Land south of Ash Lodge Drive, Ash and Tongham

Evaluation by D Platt of TVAS revealed archaeological deposits mainly located on the eastern side of the site. With the exception of a single pit that contained evidence of ironworking and pottery of Iron Age date, the datable features were from the medieval and post-medieval periods. A large percentage of the pottery recovered was Coarse Border ware, including waster sherds, which suggested manufacturing was taking place in the vicinity, although no kiln was found.

Grange Farm, Tongham

Geophysical survey by J Slater and J Jones of Stratascan. A single linear feature was located along the western edge of the site and was interpreted as a modern utility trench. Other anomalies were also thought to have modern origins including ferrous objects in the topsoil and magnetic disturbance related to field boundaries and fences.

Hatchlands Park, East Clandon

Landscape study by H Beamish of OAN, undertaken in 2009, and reported in 2010. Desk and topographical survey identified a wide range of features, many of which could be linked to the early use of the area as farmland prior to the creation of the park in the 19th century. These included ponds, quarries, boundaries and enclosures, a number of which were chosen for more detailed measured survey. Resistivity and magnetometry survey by M and A Roseveare of ArchaeoPhysica was also undertaken in an attempt to locate the remains of a Tudor property known from historic records.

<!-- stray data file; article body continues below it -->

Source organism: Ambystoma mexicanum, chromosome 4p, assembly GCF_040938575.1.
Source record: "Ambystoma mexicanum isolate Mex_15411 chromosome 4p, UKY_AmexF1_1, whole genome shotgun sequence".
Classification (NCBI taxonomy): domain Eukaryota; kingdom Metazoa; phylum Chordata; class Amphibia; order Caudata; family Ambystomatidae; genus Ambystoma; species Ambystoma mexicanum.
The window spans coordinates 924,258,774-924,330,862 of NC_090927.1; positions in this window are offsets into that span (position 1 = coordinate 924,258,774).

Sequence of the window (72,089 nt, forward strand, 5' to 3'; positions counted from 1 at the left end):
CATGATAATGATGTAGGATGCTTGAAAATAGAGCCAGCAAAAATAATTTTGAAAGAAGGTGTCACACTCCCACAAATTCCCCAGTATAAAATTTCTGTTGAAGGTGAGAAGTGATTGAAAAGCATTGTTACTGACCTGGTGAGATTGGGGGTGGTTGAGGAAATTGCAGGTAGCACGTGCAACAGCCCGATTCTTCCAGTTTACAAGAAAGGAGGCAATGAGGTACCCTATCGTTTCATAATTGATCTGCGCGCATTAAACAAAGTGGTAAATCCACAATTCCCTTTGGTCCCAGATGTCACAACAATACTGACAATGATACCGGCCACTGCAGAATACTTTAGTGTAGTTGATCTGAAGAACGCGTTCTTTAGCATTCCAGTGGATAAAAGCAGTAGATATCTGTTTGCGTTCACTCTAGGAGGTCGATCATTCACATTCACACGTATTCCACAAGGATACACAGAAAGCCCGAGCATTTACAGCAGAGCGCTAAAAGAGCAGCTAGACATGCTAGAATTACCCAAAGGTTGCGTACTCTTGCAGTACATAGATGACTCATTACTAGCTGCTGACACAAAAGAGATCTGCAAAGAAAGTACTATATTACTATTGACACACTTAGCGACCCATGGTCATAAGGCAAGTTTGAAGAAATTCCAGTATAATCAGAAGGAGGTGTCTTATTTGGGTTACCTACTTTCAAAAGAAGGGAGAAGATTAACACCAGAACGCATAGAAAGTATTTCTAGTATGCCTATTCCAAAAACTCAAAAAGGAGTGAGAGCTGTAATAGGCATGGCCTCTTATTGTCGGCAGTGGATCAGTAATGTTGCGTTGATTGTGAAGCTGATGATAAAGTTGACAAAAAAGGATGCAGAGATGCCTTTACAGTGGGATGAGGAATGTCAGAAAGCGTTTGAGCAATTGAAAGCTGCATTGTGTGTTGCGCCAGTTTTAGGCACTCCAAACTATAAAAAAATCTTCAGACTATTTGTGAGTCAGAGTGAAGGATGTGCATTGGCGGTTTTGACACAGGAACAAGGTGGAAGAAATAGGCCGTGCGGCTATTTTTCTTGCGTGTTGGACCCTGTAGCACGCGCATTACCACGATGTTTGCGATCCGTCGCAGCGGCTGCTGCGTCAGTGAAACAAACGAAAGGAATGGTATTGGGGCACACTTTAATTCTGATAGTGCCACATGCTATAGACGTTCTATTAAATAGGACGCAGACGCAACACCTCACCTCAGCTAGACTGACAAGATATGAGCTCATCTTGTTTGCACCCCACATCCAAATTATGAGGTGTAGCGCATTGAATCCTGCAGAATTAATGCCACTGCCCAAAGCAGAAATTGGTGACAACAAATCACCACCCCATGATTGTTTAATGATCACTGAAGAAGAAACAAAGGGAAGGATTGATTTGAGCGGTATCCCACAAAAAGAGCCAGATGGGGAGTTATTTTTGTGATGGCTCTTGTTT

Linden Way, Send

Evaluation by N Randall of SCAU. Two ditches and a pit of Early Iron Age date were revealed, although the quantities of Late Bronze Age pottery within the features also suggested occupation of this date on the site. Some Late Iron Age pottery was also present, together with flintwork of possible Mesolithic/Neolithic–Iron Age date. Subsequent excavations on the site conducted by G Thacker of OAS revealed more of the ditches, together with an additional pit and a posthole of similar provenance.

Fort Road, Guildford

Watching brief by S Watson of PCA. Elements of the outer defensive ditch of Pewley Hill Fort, a 19th century Mobilisation Centre, were recorded. The extensive 19th century remodelling of the site to construct the fort resulted in no finds or features pre-dating this period apparently surviving.

Glaziers Lane, Normandy

Evaluation by D Calow of SyAS. Evidence for Romano-British metalworking, including slag, solidified drips and hammerscale were revealed, as was a substantial ditch. A resistivity survey by D and A Graham of SyAS demonstrated the possible location of a structure. This would provide the first suggestion of a building suspected in the area through the discovery of significant quantities of scattered building materials. (423)


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